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  7. dragonfly  August 14, 2017

    If Luke was the author of the birth narrative, wouldn’t that mean he was definitely not an adoptionist?




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    • Bart
      Bart  August 15, 2017

      Yes, it would mean that he included adoptionistic traditions in his work (since he did!), but that he himself appears to have had a different view (if he had a consistent view)




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  8. anthonygale  August 14, 2017

    Is there evidence that books in the ancient world often came out in various editions? And that this likely happened for other books of the Bible? I imagine that would add another level of complexity to textual analysis. For example, might the reason for there being evidence both for and against Luke knowing Matthew be that Luke wrote a second edition after reading Matthew? Even if that specific example is unlikely, it’s not hard to imagine something like that happening.




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    • Bart
      Bart  August 15, 2017

      Yes, authors sometimes explicitly talk about multiple editions of their work, done both by them and by others who passed them along.




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  9. DestinationReign
    DestinationReign  August 15, 2017

    Enlightened understandings come into focus on issues such as this by having a grasp of what each Gospel pertains to, incrementally and prophetically, regarding the Church Age dispensation.

    The Gospel of Luke pertains to the present juncture as the Church Age is concluding; this of course is the time leading up to Christ’s return to reign. That’s why in Luke (1:32-33), Gabriel forecasts that there would be no end to His Kingdom. Of course, literally and historically, this prophecy “failed.” That is, if we isolate the Gospels to historical documents of literality. But when we bring Luke ALIVE, we understand the pre-birth prophecy of Christ reigning pertaining to His triumphant future coming, because that is the prophetic domain of Luke’s Gospel.

    Matthew, the only other Gospel to include Jesus’ birth, does NOT feature a pre-birth prophecy of Him reigning; instead, in Matthew, we read that He would “save His people from their sins” (Matthew 1:21). That’s because Matthew’s Gospel pertains to the time period of 2,000 years ago, when Christ came as the Passover sacrifice at the beginning of the Church Age. That was His mission then; hence, Matthew’s pre-birth forecast deals with that issue.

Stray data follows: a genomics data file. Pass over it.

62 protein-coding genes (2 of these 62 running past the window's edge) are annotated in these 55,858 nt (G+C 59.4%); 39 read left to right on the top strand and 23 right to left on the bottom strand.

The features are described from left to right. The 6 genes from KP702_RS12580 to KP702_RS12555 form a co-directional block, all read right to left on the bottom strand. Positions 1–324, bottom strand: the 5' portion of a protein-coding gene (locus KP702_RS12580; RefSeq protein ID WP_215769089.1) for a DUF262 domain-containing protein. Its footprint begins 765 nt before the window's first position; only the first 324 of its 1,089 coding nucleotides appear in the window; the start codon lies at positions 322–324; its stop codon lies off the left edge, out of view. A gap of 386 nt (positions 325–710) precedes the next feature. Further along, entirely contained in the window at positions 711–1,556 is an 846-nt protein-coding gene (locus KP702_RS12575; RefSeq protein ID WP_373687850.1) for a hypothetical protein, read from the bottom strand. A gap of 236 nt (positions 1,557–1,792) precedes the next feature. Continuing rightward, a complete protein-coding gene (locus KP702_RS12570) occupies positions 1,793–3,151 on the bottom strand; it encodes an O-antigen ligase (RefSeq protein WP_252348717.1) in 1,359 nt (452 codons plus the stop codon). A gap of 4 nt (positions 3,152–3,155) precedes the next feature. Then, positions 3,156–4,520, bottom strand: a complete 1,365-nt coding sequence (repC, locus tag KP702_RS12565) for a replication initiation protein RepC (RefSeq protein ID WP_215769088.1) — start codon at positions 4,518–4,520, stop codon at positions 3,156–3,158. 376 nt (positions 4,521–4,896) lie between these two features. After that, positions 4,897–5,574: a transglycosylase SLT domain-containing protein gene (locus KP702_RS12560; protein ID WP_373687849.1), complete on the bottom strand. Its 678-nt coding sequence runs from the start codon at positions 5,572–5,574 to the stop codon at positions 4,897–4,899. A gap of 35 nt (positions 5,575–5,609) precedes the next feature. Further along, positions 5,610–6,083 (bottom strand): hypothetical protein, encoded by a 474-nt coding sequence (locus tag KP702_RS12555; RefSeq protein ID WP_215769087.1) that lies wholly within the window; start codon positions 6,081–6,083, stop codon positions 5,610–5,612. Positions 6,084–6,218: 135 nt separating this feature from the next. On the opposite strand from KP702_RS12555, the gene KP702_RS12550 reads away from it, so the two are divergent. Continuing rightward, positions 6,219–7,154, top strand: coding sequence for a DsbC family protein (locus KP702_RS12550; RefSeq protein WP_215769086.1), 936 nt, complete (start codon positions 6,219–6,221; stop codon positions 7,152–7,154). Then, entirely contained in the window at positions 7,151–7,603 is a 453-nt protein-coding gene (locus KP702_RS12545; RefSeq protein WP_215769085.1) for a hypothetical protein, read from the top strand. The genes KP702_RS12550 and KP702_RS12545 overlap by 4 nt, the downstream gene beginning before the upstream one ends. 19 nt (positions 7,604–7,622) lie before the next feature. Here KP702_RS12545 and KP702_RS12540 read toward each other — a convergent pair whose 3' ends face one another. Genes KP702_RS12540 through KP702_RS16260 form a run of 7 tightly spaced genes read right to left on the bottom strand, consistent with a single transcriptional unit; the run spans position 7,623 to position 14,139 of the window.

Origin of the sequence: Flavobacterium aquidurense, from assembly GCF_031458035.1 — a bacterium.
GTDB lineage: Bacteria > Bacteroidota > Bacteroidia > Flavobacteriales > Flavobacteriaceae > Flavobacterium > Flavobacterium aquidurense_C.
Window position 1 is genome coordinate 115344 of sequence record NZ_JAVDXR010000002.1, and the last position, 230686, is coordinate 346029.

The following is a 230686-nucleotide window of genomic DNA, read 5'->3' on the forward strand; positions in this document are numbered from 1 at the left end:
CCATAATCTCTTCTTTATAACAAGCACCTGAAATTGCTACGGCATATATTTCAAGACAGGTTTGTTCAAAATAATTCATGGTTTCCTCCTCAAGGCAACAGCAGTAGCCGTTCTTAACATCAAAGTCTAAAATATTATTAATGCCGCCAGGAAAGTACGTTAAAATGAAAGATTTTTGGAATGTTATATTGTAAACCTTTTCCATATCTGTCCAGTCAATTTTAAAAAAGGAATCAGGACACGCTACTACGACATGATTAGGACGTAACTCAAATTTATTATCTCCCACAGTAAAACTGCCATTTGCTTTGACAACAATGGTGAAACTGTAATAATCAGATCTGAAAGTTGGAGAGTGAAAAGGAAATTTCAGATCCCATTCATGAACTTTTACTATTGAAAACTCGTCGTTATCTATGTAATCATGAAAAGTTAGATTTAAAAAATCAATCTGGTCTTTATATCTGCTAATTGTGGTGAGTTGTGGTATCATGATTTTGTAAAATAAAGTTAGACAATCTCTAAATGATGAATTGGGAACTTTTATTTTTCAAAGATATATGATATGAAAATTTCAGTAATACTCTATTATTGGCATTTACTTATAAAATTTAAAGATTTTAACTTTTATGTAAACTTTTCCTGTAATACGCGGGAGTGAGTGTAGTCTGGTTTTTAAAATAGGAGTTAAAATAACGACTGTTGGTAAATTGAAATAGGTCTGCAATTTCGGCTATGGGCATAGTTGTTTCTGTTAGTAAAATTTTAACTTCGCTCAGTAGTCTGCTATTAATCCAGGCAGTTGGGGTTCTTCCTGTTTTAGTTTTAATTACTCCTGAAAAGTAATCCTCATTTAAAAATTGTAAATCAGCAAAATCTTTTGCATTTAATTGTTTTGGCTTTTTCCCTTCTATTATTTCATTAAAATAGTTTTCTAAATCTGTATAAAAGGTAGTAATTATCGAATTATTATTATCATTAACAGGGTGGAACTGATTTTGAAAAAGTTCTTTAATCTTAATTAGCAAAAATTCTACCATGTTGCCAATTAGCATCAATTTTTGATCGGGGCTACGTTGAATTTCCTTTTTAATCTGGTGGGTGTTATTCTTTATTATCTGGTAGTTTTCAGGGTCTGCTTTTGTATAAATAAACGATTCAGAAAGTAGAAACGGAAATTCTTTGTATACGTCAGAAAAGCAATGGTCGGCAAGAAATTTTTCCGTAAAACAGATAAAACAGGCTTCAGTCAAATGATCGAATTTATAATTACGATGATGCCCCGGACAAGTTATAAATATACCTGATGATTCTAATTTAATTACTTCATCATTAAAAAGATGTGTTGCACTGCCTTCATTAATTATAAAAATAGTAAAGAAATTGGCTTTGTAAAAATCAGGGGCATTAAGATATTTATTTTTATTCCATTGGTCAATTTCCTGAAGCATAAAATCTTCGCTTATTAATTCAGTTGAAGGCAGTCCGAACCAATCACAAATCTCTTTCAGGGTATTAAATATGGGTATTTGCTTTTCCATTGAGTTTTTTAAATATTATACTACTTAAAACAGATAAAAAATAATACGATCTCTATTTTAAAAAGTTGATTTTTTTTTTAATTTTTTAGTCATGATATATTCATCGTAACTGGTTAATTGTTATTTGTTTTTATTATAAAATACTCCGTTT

Mark, then, does not feature Jesus’ birth at all, because Mark pertains to the age of Christianity in which Christ has been absent from the world (John 9:4-5). The Christian Church Age has been a “wilderness” time of men stumbling in the dark, with no true light to see. (Again refer to John 9:4-5). Christianity’s 30,000+ denominations substantiates this. In fact, Mark not only does not have Jesus’ birth, but it begins in the wilderness (1:4). Thus, notice:

    Matthew > Mark > Luke
    Beginning of the Church Age > Church Age > End of the Church Age
    Jesus arrives to save people from sin > Christ absent from the world > Christ returns to reign in His Kingdom
    Passover sacrifice > Wilderness > Promised Land




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  10. SidDhartha1953  August 15, 2017

    What is the evidence for and against the claim that the same author wrote chs. 1&2 and chs. 3ff. of Luke? Are the style and vocabulary consistent or inconsistent?




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    • Bart
      Bart  August 17, 2017

      Yes, the style of chs. 1-2 is different, more like the style one finds in the Greek version of the Old Testament.




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  11. Tempo1936  August 16, 2017

    What is the earliest Dated existing manuscript of luke? Where is it located?




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  12. AnotherBart  December 19, 2017

    Very interesting! Prior to reading this, I had speculated that Luke chapter three to its end had been written in Philippi during Luke’s stay there c. 51-56 (?)

    (Acts 16:18 –end of Luke’s first ‘we’ passages in Philippi to
    Acts 20:6 “But *we* sailed from *Philippi*.)

    And that the first two chapters were written in the Jerusalem area c. 57-59 while Paul was imprisoned in Caesarea.
    (Acts 24:27 “When two years had passed, Felix was succeeded by Porcius Festus, but because Felix wanted to grant a favor to the Jews, he left Paul in prison.”)
    another big ‘we’ section that positions Luke in the area where Mary might have been at approx age 74.)

    This could have resulted in two “luke'”s in circulation.




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  13. Lev
    Lev  March 28, 2018

    Hi Bart,

    I was re-watching your Shaffer Lecture ‘Christ Come in the Flesh’ on Youtube where you propose that Luke’s gospel was published in two editions, with the second edition being compiled by Luke himself with the added opening chapters.

    However, in Justin Martyr’s First Apology (ch 33) he cites the Angelic announcement to Mary which appears to have a closer relationship to the Gospel of James, than to Luke. Here’s how Justin cites the words of the angel:

    1. Behold, you shall conceive of the Holy Ghost,
    2. and shall bear a Son,
    3. and He shall be called the Son of the Highest,
    4. and you shall call His name Jesus;
    5. for He shall save His people from their sins

    Here’s the Gospel of James:

    1. for the power of the Lord shall overshadow thee: